Super Mom

Saturday, June 1, 2013

70 weeks ago, Jay turned seven. She wanted a bowling birthday party, and that's exactly what she got. The party sounded like a great deal: the package included bowling, pizza, and drinks for each kid, and we had our own party hostess. They'd thought of everything as far as turn-key birthday parties go.

What I didn't anticipate was that I would be the only adult herding children into bowling groups and programming lanes and adding bumpers and putting on pairs of socks to feet that weren't my children's feet and velcroing shoes that were awkward and didn't fit all the tiny feet I didn't know. I also didn't anticipate that the girls' dad's new girl friend ('the 24 year old') would be in charge of getting the cookie cake, that she would be late, and that the day of the party would be the day I realized that she wasn't actually 'just his assistant.'

It was kind of weird, and I tried to ignore the glaringly obvious by keeping myself busy serving pizza and lemonade and giant pieces of cookie cake to 22 adorable 1st graders. At some point in the midst of my scrambling, one of Jay's friend's moms came up to me and gently asked if I was alright. The flustered look on my face was the only answer she needed, and she quickly jumped in and helped me as if she was a friend I'd known for years.

From extra slices of pizza to additional chunks of cookie, from cleaning up spills to taking pictures of Jay and me as gifts were opened, I was floored by the unexpected kindness of a complete stranger that day.

Later that night when the nagging ex-wife in me politely informed the girls' dad that a little help would have been appreciated during the party, he simply said, 'I'm sorry, you're right...but it looked like you and Super Mom had it under control - she was awesome!'

And we she did, and she was...Super Mom.

68 weeks ago, Jay came home with a box full of pictures. There were at least 100 prints, a cd, and an 8x10 - all pictures that Super Mom had taken and developed for us. Again, I was completely floored by the unexpected generosity of someone I barely knew, and I was certain that Super Mom wasn't nearly an accurate enough name for her.

When I wrote her a thank you note, I only knew was that her name was Dawn, that her daughter was a good friend of Jay's, and that I would never forget her kindness.

Nine days ago, we had a horrible and unexpected tragedy in our sweet town. A little boy in the sixth grade passed away, and he went to the same middle school where the girls will go after elementary. There is nothing I've experienced like the death of a child that instantly puts life into perfect perspective.

I felt like I'd been kicked in the shins eight days ago when the mom of one of my students informed me that her son had been in the boy's class in 4th and 5th grade. I was blown away six days ago when I read his obituary, and four days ago when I found out another one of my students would be a pall bearer, I felt like someone needed to quickly pinch me back into reality.

Two days ago, Jay came home and told me that one of her friend's brothers, who was in 6th grade, had passed away, and she was emphatic that it had to be the same boy. She explained that it was the older brother of the daughter of Super Mom...from her party last year.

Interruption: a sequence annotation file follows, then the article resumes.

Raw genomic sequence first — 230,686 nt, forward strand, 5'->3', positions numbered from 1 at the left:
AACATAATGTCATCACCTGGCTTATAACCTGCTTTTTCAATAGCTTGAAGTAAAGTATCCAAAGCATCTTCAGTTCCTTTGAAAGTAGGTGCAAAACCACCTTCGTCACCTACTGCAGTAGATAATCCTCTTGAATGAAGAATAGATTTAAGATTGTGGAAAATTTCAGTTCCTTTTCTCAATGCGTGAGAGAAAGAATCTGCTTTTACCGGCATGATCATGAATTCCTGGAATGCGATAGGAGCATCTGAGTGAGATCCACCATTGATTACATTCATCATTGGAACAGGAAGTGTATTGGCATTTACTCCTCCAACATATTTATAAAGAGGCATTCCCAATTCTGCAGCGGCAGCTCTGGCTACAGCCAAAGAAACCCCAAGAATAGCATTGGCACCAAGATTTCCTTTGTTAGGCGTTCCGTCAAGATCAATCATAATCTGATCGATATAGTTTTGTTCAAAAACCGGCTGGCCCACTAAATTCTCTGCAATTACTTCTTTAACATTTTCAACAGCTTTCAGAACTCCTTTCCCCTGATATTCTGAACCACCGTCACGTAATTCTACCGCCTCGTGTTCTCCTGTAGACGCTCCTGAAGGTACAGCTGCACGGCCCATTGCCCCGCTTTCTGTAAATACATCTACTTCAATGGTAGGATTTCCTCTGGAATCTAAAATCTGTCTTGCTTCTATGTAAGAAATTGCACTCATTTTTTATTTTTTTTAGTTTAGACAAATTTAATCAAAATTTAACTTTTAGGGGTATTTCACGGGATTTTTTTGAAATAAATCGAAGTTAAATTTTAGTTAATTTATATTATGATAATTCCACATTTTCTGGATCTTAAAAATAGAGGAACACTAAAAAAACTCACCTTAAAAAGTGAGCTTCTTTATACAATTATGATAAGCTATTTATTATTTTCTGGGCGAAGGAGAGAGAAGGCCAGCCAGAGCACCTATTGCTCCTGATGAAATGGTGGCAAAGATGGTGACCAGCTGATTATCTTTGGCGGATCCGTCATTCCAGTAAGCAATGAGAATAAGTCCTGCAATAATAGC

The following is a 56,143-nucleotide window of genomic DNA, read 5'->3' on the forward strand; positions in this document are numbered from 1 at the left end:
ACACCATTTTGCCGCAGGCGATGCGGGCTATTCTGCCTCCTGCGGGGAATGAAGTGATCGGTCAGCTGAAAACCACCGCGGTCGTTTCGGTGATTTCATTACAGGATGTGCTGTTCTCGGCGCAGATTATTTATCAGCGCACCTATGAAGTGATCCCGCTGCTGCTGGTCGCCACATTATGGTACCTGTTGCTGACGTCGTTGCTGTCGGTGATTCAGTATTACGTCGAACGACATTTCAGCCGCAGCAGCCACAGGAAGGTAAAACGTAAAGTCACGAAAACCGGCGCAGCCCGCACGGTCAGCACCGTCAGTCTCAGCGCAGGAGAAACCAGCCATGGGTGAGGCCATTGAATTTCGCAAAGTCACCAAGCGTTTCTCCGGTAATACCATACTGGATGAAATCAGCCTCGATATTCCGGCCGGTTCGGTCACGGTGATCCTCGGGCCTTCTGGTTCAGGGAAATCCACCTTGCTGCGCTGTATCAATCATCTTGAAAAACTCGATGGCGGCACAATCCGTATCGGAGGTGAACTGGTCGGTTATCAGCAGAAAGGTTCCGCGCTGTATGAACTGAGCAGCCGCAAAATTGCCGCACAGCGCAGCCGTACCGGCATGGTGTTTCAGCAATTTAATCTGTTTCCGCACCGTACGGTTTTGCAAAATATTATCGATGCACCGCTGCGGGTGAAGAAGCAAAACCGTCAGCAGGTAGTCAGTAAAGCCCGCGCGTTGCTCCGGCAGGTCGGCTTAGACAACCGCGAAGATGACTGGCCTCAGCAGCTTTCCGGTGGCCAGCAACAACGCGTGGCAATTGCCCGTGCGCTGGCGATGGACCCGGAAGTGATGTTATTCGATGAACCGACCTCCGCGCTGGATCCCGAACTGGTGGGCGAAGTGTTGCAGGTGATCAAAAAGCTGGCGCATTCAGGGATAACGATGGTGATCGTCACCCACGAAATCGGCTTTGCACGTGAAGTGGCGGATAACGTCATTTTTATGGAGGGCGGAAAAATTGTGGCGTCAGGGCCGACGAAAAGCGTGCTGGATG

I thought it couldn't possibly be true and maybe Jay had simply misunderstood.

But she was right. It was Dawn's son.

I didn't know him, but Cee knew him, and Jay just loves his little sister.

Today, I went to his funeral. I went as much for the girls as I went for the three students I teach this year who also knew him, but most of all, I went because it seemed like the very least I could do to support someone who showed me what it means to be unconditionally kind.

Today's was the first funeral I have ever attended for a child.

I've never seen a truer celebration of life, and I'm honestly sad that I didn't have the opportunity to know this boy because he sounded like an amazing little firecracker with a heart of gold and a mind that exceeded anything you'd ever in a million years expect of a sixth grader. And how could he not be with such an incredible mom as his matriarch?

When Dawn stood in front of the congregation and presented us with the eulogy for her son, I don't think there was a dry eye in the entire room. She was solid, she was confident, she was kind, and most of all, she was honest.

She did for an entire community something similar to what she did for me at Jay's birthday party. In a time of weakness, she put an entire population at ease with her comforting words of assurance. She reminded us that he is in a better place. She reinforced that he lived his young life to the fullest, and I think everyone who was there is thankful for the unassuming way she created a little bit of peace in the midst of something that seemed nearly unbearable at first glance.

70 weeks ago, Dawn got the nickname Super Mom; and after today, I've decided that Super Mom doesn't give her nearly enough credit for the strength she possesses.

For me, ever the over thinker, processing the events of the last week has been an overwhelming task. Once again, I find myself comforted by the kindness of people's spirits coming from places that are completely unexpected.

And once again, human potential quite simply astounds me.


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